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Lean in, and make it big: Why women fall short?

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(Book: Lean In: Women, Work, and the Will to Lead; Author: Sheryl Sandberg; Publisher: Knopf)

Since its release in March, the book by Facebook CEO Sheryl Sandberg, named by Forbes as the fifth most powerful woman in the world in 2011, has generated a generous amount of controversy. The book takes a searching look at an entire gamut of reasons for why women have stopped short at achieving leadership roles in the corporate world and tries to show them the light for individual and professional growth. It tells women to give their best at work, and as Anne Marie Slaughter points out in her review in the New York Times, “notwithstanding the many gender biases that still operate all over the workplace, excuses and justifications won’t get women anywhere. Instead, believe in yourself, give it your all, ‘lean in’…” In fact, Sandberg writes that men should be encouraged to “lean in” at home by being equal partners in parenting and housework. Reviewer Barbara Ortutay says in the Columbus Dispatch how the “book’s premise blames women for not rising to top corporate positions at the same rate as men.” To support this premise, Sandberg throws in studies, reports and anecdotes. Her favourite catchphrase in the book is “don’t leave before you leave”.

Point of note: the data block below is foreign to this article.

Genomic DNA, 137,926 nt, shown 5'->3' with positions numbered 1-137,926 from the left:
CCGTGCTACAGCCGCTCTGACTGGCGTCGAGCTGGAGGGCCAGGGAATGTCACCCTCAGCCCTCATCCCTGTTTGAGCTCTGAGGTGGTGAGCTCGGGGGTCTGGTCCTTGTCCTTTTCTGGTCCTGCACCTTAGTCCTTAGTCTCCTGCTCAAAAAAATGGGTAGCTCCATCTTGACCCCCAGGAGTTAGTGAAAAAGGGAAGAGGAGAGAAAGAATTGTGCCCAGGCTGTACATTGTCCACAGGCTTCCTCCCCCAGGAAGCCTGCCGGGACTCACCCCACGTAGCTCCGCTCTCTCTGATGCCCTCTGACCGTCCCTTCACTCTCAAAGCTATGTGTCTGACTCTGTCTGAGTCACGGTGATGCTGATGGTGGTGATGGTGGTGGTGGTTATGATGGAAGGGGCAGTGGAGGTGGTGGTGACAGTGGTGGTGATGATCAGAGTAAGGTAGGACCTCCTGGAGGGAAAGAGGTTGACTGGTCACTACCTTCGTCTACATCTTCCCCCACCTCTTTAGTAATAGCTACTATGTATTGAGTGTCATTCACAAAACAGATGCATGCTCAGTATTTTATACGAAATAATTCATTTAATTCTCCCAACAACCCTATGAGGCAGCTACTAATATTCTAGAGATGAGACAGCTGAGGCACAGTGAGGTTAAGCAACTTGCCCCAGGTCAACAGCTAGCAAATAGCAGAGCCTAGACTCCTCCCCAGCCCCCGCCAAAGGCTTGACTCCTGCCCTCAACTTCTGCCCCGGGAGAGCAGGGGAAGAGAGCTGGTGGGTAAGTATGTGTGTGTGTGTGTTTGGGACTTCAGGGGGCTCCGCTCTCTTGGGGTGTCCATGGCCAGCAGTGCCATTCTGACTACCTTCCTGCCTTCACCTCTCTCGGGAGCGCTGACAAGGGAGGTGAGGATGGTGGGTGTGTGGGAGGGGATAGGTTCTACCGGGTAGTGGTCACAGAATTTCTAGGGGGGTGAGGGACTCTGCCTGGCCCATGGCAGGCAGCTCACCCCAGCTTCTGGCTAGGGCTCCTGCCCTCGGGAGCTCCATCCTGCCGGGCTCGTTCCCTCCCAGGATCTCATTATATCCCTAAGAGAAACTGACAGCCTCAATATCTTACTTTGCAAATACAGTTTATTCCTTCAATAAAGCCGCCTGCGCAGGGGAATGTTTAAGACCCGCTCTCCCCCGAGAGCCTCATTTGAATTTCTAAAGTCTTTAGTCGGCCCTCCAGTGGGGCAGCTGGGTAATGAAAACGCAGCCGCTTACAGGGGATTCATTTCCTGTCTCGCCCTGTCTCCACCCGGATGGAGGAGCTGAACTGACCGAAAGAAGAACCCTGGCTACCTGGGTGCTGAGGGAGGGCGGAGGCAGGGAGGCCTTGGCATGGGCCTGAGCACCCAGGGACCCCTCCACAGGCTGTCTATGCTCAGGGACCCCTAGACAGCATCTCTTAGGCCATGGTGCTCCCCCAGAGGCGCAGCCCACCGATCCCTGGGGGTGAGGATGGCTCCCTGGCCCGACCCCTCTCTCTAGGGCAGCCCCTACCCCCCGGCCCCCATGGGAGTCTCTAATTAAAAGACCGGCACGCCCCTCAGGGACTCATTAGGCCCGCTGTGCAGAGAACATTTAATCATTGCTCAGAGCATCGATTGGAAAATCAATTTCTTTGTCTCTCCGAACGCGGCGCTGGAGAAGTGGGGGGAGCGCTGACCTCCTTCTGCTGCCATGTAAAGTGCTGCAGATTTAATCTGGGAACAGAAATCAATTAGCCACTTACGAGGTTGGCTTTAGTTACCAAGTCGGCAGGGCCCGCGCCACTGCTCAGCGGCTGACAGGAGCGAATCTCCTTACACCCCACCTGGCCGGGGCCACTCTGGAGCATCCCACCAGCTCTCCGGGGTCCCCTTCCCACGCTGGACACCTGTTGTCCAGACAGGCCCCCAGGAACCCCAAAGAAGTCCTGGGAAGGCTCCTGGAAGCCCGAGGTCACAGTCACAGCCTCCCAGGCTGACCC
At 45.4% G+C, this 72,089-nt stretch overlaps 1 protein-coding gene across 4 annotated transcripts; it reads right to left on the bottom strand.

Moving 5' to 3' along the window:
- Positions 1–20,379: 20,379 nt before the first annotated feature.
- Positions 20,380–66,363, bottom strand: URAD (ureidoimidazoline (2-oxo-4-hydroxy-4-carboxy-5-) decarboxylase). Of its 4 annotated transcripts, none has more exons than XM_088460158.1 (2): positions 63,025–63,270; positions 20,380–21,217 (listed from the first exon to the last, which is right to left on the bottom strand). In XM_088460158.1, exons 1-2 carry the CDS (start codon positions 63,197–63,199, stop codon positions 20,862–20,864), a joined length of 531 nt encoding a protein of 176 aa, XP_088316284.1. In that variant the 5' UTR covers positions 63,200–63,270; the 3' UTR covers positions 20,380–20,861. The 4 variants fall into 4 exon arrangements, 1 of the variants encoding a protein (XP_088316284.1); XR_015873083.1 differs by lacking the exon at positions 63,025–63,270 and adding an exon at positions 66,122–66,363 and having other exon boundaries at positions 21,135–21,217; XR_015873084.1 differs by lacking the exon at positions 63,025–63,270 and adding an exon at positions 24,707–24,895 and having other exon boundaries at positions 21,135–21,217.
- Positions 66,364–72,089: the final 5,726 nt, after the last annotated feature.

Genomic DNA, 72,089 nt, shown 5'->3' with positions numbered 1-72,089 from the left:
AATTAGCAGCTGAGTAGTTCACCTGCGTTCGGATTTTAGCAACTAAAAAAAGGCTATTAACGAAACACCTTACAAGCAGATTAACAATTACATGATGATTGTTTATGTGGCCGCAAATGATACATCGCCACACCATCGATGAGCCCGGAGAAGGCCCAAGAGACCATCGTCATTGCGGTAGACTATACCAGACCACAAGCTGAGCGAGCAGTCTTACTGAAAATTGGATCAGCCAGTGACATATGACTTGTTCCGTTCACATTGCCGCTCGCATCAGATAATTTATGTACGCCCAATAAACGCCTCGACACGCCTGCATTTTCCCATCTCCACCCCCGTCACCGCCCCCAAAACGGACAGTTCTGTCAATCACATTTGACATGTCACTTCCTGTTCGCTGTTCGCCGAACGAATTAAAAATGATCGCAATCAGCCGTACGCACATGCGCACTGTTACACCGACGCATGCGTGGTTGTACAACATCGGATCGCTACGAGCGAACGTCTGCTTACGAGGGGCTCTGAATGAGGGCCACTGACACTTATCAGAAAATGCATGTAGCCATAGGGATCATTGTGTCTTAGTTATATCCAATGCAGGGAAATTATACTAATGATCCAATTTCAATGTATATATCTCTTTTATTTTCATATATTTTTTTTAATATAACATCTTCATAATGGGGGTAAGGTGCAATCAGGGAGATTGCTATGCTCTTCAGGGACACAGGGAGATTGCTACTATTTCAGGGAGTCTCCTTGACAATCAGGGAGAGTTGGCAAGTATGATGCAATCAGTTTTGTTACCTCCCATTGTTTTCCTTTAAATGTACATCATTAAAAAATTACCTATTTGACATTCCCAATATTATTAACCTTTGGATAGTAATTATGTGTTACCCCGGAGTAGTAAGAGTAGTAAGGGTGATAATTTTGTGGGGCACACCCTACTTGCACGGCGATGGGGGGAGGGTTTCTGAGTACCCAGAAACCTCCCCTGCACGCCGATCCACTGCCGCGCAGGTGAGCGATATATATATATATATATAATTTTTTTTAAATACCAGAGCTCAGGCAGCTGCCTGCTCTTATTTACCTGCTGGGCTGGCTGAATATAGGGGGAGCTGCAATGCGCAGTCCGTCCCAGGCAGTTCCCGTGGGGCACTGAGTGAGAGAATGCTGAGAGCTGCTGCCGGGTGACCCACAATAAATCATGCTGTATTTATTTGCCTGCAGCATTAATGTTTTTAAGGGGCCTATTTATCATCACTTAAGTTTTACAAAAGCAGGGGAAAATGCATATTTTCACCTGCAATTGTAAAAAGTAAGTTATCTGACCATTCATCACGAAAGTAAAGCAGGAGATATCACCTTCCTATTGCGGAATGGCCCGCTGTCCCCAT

The gender performance gap, the author points out, is quite glaring. “We’ve ceased making progress at the top in any industry anywhere in the world. In the United States, women have had 14 percent of the top corporate jobs and 17 percent of the board seats for 10 years. Ten years of no progress. In those same 10 years, women are getting more and more of the graduate degrees, more and more of the undergraduate degrees, and it’s translating into more women in entry-level jobs, even more women in lower-level management. But there’s absolutely been no progress at the top. You can’t explain away 10 years. Ten years of no progress is no progress,” she writes.

Sandberg, a 43-year-old former Google executive armed with two Harvard degrees, is aware of the controversy her book has generated. “I understand the paradox of advising women to change the world by adhering to its biased rules and expectations. I know it is not a perfect answer but a means to a desirable end,” she says.

Not all are impressed. In a blistering review in the Guardian Zoe Williams writes: “….this book isn’t offering a new spark for a feminist revolution. Rather, it says, your revolution has stalled – why don’t you try getting what you want my way? Perhaps predictably, this involves a lot of flexibility, and even more smiling.” Lean in, or lean out, it’s your pick!


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